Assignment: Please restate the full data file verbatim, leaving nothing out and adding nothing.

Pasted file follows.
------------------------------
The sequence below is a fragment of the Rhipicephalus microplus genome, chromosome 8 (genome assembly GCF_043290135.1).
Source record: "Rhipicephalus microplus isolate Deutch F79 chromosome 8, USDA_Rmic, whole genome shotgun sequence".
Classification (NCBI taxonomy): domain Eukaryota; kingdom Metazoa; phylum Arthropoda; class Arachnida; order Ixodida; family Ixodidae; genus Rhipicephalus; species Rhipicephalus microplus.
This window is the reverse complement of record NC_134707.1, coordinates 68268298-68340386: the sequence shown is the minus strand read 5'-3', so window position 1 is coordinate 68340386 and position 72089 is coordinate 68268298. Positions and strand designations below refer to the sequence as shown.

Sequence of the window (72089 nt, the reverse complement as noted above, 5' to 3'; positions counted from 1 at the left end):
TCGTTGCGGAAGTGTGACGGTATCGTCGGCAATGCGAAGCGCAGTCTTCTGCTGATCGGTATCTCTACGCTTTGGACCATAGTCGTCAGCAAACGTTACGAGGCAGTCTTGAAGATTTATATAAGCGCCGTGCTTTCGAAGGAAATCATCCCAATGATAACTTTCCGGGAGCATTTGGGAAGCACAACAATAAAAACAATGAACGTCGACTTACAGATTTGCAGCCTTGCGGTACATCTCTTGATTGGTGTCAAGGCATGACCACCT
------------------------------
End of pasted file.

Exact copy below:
The sequence below is a fragment of the Rhipicephalus microplus genome, chromosome 8 (genome assembly GCF_043290135.1).
Source record: "Rhipicephalus microplus isolate Deutch F79 chromosome 8, USDA_Rmic, whole genome shotgun sequence".
Classification (NCBI taxonomy): domain Eukaryota; kingdom Metazoa; phylum Arthropoda; class Arachnida; order Ixodida; family Ixodidae; genus Rhipicephalus; species Rhipicephalus microplus.
This window is the reverse complement of record NC_134707.1, coordinates 68268298-68340386: the sequence shown is the minus strand read 5'-3', so window position 1 is coordinate 68340386 and position 72089 is coordinate 68268298. Positions and strand designations below refer to the sequence as shown.

Sequence of the window (72089 nt, the reverse complement as noted above, 5' to 3'; positions counted from 1 at the left end):
TCGTTGCGGAAGTGTGACGGTATCGTCGGCAATGCGAAGCGCAGTCTTCTGCTGATCGGTATCTCTACGCTTTGGACCATAGTCGTCAGCAAACGTTACGAGGCAGTCTTGAAGATTTATATAAGCGCCGTGCTTTCGAAGGAAATCATCCCAATGATAACTTTCCGGGAGCATTTGGGAAGCACAACAATAAAAACAATGAACGTCGACTTACAGATTTGCAGCCTTGCGGTACATCTCTTGATTGGTGTCAAGGCATGACCACCT